1. Arizona State needs to get Jahii Carson to the NCAA tournament. The Sun Devils got him for a third season in school, which is remarkable, after he was ineligible his first year, played as a freshman and then decided to come back for his sophomore year. The addition of Penn State transfer Jermaine Marshall gives the Sun Devils another scoring wing and a place for Carson to deposit his passes. The experience now in the backcourt pushes ASU up a notch in the Pac-12, which is looking deeper every week. Carson and Marshall can create their own shot and give the Sun Devils another ball handler, according to ASU associate head coach Eric Musselman. Musselman said Marshall can post up, stretch the floor with 3s and allow the dribble-drives for Carson to be freed up a bit more. The Sun Devils will need to get off to a good start with games at UNLV, a revenge game at DePaul (odd home loss last season) and a monster home game against Marquette, in addition to playing in the Wooden Legacy in Fullerton and Anaheim with headline teams Creighton, Marquette (opposite bracket) and San Diego State.
2. Former UCLA coach Ben Howland would have been a unique choice for Butler if the Bulldogs had opted to go outside the family. Howland coached against many of those same Big East teams while he was at Pitt. But Howland wasn't a consideration. He is sitting out the year and wants to be back in head coaching in 2014. Howland will end up being one of the more intriguing candidates on the open market. But he must get back sooner than later. Tubby Smith may have chosen quickly in going to Texas Tech, but he was smart to get back as soon as possible. One of the hardest thing for coaches who get fired is to get back in after a hiatus. Dino Gaudio and Al Skinner both were winners but now have been out for three-plus years, making it harder to get back into the conscious of athletic directors, even though they are more qualified than a number of the candidates who are getting some of these jobs.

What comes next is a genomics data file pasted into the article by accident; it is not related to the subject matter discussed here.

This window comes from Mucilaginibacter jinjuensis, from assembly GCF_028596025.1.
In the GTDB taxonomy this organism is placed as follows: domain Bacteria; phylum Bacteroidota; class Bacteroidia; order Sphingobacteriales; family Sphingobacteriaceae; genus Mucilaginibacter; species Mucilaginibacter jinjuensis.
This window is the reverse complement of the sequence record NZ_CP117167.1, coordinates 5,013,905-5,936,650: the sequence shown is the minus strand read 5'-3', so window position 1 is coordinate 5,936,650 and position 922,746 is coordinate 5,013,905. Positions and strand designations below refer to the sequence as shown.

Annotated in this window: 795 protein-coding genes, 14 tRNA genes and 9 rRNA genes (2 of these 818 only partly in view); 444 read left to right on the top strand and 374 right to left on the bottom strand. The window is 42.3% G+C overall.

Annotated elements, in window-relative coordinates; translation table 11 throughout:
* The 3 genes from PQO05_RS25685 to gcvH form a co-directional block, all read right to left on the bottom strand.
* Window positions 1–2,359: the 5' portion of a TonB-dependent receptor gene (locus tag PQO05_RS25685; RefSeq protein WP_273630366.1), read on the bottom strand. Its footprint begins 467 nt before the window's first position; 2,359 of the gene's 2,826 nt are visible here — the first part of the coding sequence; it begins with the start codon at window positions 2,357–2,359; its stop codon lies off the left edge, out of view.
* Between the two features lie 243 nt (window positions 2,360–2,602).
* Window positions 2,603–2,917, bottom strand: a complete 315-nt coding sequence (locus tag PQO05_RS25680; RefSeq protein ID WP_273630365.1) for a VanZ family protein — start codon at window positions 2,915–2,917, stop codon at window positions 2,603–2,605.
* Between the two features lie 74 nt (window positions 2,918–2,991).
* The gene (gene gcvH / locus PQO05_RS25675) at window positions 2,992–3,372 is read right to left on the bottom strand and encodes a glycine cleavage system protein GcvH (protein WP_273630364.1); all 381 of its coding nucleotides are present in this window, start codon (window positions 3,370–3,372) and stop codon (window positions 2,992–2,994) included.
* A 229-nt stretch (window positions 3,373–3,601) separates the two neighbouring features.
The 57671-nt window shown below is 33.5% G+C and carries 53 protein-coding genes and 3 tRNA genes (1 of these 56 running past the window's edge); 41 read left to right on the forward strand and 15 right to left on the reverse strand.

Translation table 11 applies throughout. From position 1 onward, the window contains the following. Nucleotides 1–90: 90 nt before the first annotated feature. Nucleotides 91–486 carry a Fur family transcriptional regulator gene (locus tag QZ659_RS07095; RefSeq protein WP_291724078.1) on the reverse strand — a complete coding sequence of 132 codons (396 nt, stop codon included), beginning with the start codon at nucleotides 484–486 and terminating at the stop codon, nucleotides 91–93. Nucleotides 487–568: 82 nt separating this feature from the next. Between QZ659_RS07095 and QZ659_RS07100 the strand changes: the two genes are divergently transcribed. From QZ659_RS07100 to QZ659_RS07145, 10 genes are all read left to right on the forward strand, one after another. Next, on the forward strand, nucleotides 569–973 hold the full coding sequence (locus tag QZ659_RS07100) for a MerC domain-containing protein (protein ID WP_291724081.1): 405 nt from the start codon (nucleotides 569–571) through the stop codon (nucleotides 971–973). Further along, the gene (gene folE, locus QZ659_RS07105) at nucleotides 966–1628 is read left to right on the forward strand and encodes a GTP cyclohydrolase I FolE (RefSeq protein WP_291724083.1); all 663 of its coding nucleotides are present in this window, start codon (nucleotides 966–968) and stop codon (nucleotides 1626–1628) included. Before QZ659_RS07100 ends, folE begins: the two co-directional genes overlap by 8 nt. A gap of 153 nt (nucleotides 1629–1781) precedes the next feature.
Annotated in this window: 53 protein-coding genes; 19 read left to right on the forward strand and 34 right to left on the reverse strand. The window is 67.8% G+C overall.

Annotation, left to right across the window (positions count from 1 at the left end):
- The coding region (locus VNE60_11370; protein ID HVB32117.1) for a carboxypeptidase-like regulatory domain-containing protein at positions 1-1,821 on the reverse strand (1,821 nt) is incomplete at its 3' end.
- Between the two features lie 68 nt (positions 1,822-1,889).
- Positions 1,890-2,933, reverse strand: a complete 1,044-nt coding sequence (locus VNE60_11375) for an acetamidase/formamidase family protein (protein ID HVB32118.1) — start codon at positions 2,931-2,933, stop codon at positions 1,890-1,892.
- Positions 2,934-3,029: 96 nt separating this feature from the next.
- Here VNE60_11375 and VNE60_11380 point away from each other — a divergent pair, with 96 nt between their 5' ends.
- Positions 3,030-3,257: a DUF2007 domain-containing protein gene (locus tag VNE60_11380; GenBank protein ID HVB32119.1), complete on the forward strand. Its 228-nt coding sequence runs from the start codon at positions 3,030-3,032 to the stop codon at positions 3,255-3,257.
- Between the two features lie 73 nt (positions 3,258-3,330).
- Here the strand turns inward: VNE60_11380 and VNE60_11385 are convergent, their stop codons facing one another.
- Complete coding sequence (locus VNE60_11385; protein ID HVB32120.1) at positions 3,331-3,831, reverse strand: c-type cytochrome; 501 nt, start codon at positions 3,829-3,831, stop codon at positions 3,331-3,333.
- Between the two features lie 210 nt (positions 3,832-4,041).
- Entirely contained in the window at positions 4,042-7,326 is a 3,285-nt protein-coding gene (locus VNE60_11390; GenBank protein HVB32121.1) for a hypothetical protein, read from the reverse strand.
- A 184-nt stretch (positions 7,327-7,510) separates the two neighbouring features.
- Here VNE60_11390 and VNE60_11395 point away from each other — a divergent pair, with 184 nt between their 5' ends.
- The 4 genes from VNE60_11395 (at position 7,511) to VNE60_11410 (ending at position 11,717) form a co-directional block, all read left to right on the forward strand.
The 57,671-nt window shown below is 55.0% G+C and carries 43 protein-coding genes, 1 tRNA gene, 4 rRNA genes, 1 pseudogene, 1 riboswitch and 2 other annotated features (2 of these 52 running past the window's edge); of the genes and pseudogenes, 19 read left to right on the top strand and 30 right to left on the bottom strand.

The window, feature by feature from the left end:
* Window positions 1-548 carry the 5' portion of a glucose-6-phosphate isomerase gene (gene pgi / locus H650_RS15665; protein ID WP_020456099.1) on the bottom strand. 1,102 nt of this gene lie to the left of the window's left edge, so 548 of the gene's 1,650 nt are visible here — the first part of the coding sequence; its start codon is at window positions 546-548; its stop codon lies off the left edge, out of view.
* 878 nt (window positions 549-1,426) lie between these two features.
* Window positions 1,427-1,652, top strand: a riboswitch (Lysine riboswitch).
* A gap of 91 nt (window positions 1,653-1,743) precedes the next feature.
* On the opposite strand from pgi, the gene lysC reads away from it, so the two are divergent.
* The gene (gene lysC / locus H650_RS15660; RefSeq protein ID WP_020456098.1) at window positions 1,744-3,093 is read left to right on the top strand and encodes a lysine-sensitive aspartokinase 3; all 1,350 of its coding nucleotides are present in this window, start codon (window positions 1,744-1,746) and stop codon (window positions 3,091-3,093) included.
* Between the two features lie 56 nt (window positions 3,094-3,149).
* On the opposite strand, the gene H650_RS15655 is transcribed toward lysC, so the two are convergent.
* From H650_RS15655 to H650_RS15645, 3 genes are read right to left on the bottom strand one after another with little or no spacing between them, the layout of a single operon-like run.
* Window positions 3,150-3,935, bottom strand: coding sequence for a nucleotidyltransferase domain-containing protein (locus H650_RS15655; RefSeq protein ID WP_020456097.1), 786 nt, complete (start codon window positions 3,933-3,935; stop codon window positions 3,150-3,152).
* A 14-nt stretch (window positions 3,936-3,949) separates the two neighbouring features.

3. Michigan avoided a coaching staff change when LaVall Jordan didn't get the Butler job to replace Brad Stevens. Instead, it went to Brandon Miller. Jordan has been one of the key staff members in the Michigan resurgence. John Beilein is the master of the program, orchestrating the operation and coordinating all decisions. But the addition of Jordan, and along with one of the top assistants in the game in Bacari Alexander, have given Beilein his strongest staff during his tenure. Jordan and Alexander will become candidates for other gigs, but this late potential loss would have hurt the Wolverines' timing in a year when they should still be on track to challenge in the Big Ten.